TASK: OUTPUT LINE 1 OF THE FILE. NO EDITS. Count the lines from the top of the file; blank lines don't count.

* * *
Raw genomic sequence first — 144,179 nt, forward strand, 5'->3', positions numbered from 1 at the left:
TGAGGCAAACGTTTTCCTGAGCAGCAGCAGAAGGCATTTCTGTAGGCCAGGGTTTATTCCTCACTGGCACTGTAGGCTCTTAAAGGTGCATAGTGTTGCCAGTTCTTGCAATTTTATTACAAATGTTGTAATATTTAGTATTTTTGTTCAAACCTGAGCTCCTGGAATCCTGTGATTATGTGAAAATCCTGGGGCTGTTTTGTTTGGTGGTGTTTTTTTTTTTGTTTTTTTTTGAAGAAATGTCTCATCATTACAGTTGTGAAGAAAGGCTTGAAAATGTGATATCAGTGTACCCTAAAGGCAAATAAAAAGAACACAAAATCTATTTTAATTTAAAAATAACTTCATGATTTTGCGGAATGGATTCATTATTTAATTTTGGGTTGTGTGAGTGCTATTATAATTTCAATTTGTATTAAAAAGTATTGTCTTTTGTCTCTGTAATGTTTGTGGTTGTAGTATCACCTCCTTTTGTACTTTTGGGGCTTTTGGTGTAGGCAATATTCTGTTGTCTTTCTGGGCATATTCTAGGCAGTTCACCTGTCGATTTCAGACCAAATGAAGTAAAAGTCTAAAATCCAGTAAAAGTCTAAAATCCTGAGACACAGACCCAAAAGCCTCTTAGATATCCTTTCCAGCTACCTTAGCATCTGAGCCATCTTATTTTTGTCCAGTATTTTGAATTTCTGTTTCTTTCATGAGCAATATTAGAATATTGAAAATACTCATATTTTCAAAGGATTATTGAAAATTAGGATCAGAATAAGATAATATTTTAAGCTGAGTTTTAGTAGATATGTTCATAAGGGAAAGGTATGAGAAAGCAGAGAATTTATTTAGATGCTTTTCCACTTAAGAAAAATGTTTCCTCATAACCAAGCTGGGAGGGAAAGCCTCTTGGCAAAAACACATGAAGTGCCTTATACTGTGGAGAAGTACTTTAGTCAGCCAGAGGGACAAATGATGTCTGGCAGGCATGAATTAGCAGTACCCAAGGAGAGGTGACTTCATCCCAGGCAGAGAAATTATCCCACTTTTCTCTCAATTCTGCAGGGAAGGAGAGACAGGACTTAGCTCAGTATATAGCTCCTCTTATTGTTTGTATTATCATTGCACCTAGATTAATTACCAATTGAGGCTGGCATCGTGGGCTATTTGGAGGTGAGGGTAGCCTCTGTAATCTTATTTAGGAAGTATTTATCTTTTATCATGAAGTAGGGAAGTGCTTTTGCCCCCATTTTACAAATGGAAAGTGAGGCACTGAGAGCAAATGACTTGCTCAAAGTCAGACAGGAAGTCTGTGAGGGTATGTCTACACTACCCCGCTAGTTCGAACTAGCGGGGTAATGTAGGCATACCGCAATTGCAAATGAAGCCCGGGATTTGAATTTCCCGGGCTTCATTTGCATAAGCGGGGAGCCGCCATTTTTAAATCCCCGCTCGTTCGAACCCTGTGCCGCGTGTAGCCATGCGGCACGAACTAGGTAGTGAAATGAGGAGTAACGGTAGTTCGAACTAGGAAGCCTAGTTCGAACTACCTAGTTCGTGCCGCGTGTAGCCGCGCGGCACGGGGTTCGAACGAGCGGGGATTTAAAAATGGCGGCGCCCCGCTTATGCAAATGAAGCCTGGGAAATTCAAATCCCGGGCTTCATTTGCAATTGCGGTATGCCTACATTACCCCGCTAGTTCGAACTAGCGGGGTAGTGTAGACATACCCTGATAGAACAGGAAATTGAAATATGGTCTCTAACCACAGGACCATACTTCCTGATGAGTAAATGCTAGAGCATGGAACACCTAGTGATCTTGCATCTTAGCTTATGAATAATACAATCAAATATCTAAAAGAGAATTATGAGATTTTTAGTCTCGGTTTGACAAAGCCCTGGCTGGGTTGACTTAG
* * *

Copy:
Raw genomic sequence first — 144,179 nt, forward strand, 5'->3', positions numbered from 1 at the left: